On that day Captain Sherburn, at the advanced 1 Warren to Pepperrell, 11 June, 1745. Pepperrell to Warren. 13 June, 1745.

Bigot au Ministre, 1 Août, 1745. * Duchambon au Ministre, 2 Septembre, 1745.

battery, wrote in his diary: “By 12 o'clock we had got all our platforms lạid, embrazures mended, guns in order, shot in place, cartridges ready, dined, gunners quartered, matches lighted to return their last favours, when we heard their drums beat a parley: and soon appeared a flag of truce, which I received midway between our battery and their walls, conducted the officer to Green Hill, and delivered him to Colonel Richman [Richmond].”

La Perelle, the French officer, delivered a note from Duchambon, directed to both Pepperrell and Warren, and asking for a suspension of arms to enable him to draw up proposals for capitulation. Warren chanced to be on shore when the note came; and the two commanders answered jointly that it had come in good time, as they had just resolved on a general attack, and that they would give the governor till eight o'clock of the next morning to make his proposals.2

They came in due time, but were of such a nature that Pepperrell refused to listen to them, and sent back Bonaventure, the officer who brought them, with counter-proposals. These were the terms which Duchambon had rejected on the seventh of May, with added conditions; as, among others, that no officer, soldier, or inhabitant of Louisbourg should bear arms against the King of England or any of his allies for the space of a year. Duchambon stipulated,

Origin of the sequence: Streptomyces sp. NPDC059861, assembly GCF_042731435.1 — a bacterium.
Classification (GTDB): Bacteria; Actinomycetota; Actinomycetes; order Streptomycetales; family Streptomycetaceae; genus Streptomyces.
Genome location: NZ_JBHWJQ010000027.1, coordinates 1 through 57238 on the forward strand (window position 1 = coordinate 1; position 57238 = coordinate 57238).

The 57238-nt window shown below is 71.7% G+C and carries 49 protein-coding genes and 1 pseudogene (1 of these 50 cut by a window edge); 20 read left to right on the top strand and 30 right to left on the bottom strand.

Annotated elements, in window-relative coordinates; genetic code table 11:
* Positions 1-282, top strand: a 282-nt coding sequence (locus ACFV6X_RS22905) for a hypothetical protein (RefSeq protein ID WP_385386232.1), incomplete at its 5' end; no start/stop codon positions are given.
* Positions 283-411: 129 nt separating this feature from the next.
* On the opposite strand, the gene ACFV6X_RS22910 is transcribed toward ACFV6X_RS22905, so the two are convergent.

i Duchambon à Pepperrell et Warren, 26 Juin (new style), 1745. I Warren and Pepperrell to Duchambon, 15 June, 1745.

as the condition of his acceptance, that his troops should march out of the fortress with their arms and colors." To this both the English commanders consented, Warren observing to Pepperrell “the uncertainty of our affairs, that depend so much on wind and weather, makes it necessary not to stickle at trifles."? The articles were signed on both sides, and on the seventeenth the ships sailed peacefully into the harbor, while Pepperrell with a part of his ragged army entered the south gate of the town. “Never was a place more mal'd [mauled) with cannon and shells," he writes to Shirley; “neither have I red in History of any troops behaving with greater courage. We gave them about nine thousand cannon-balls and six hundred bombs.”8 Thus this unique military performance ended in complete and astonishing success.

According to English accounts, the French had lost about three hundred men during the siege; but their real loss seems to have been not much above a third of that number. On the side of the besiegers, the deaths from all causes were only a hundred and thirty, about thirty of which were from disease. The French used their muskets to good purpose; but their mortar practice was bad, and close as was the advanced battery to their walls, they often failed to hit it, while the ground on both sides of it looked

1 Duchambon à Warren et Pepperrell, 27 Juin (new style), 1745.

3 Pepperrell to Warren, 16 June, 1745. Warren to Pepperrell, 10 June, 1745.

Pepperrell to Shirley, 18 June (old style), 1745. Ibid., 4 July